Indigenous knowledge, food production and food security in rural Khambashe in the Eastern Cape, South Africa
Garutsa, Tendayi C.
Nekhwevha, Fhulu H.
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In the then Ciskei, the apartheid policy of separate development introduced a decentralised industrialisation system. This strategy promoted the establishment of firms and factories in the Bantustans and Homelands (i.e., reserved black areas outside of the then so-called white South Africa). The strategy was backed up by subsidies from the National Party led- apartheid government, helping to create employment in rural areas. However, with the advent of democracy in 1994, the apartheid government subsidy system was terminated as part of the broader processes of reconstruction and development, as well as redress of the past inequities. This resulted in rapid deindustrialisation and the high unemployment as factories that depended on the government subsidies closed, and jobs were lost. This article is based on research conducted amongst households in the Khambashe village, located in the former Ciskei Bantustan area, and sought to understand how they responded to the challenges of unemployment and poverty due to deindustrialisation. Specifically, the paper seeks to understand the role, if any, of indigenous knowledge in food production and food security. A mixed methods approach comprised unstructured face-to-face interviews, and a survey questionnaire was used to gather data on indigenous knowledge and its role in food production processes and food security. Results were analysed through thematic analysis and SPSS. The findings suggest that women are mostly responsible for using indigenous techniques in food production activities such as planting, hoeing, weeding, harvesting, and food processing and preservation as well as soil conservation. Both men and young people are minimally involved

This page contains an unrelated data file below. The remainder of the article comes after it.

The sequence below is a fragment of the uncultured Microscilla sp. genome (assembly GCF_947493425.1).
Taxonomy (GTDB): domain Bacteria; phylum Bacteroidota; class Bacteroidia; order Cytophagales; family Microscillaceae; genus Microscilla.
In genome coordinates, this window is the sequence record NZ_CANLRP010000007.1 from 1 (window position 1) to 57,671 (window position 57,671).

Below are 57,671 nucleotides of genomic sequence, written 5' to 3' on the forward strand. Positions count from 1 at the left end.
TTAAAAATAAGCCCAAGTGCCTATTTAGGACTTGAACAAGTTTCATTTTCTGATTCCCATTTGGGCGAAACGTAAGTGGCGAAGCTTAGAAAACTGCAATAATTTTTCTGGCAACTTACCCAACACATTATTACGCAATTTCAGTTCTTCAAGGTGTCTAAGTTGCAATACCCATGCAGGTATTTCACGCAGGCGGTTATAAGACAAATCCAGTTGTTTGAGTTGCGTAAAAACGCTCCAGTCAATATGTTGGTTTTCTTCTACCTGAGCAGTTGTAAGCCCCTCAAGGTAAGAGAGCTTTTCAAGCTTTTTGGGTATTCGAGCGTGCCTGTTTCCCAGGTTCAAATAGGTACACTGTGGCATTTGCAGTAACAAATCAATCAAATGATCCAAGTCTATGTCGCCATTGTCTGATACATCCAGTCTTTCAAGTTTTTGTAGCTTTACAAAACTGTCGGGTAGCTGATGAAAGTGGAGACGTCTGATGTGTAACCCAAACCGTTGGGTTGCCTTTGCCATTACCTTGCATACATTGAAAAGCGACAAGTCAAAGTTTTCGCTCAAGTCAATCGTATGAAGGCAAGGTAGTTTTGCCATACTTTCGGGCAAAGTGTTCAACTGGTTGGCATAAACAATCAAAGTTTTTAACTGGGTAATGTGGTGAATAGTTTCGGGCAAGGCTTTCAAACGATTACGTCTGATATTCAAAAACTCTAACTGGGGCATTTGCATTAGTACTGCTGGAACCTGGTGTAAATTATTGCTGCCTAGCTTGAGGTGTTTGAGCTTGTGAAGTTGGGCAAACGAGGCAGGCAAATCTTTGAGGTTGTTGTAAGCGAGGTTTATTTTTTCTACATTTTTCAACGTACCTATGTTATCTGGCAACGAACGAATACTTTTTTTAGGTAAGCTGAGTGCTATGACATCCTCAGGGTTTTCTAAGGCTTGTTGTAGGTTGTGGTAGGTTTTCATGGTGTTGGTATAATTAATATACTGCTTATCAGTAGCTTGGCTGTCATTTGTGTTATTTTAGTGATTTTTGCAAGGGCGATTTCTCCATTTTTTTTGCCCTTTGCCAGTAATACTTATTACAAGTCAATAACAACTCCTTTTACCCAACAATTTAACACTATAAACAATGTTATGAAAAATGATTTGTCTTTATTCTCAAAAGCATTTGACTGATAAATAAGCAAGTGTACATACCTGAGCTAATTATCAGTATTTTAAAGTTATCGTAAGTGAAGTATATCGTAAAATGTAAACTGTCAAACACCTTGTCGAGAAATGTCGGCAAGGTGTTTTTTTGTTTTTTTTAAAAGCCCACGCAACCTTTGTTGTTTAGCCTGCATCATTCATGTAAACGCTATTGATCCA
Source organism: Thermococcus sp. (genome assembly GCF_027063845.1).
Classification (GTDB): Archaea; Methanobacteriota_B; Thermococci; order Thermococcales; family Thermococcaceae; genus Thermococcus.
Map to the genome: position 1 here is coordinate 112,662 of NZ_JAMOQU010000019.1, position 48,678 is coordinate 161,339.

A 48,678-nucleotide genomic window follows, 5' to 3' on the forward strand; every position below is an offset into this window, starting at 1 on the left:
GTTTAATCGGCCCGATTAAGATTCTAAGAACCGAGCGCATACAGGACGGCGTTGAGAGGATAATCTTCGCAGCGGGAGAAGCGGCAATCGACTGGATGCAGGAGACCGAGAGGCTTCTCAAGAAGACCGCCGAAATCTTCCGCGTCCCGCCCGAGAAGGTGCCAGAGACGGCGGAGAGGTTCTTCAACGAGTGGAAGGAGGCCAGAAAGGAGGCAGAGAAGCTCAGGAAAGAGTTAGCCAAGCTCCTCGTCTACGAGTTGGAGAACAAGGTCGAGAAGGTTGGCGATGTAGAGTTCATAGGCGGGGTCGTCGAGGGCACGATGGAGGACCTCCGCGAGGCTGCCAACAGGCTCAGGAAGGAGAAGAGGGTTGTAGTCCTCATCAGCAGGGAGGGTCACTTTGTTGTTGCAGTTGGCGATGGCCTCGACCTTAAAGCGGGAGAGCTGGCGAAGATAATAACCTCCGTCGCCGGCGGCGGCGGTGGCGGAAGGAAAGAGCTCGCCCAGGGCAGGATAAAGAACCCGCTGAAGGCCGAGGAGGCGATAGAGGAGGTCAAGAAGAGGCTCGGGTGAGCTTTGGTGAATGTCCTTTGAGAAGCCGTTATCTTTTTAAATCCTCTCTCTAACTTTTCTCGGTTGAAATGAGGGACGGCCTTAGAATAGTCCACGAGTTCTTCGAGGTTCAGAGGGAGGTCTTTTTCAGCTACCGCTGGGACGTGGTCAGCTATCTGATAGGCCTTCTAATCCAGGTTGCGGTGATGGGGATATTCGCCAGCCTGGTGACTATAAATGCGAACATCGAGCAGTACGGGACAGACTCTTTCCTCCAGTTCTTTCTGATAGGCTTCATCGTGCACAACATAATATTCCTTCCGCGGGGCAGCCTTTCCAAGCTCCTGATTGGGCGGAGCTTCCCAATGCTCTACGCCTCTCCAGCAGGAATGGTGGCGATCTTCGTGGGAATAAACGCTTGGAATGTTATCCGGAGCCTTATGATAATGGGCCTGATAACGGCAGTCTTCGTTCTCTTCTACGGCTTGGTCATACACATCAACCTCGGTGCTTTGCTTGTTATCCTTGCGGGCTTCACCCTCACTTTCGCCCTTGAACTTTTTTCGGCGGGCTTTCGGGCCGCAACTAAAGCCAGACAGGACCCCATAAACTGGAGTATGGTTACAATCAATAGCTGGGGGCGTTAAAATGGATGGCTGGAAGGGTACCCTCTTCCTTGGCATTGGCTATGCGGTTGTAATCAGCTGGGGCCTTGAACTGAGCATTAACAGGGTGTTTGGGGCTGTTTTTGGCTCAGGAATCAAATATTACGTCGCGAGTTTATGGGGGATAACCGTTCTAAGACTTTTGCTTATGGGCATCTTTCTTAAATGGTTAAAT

- Faculty of Health Sciences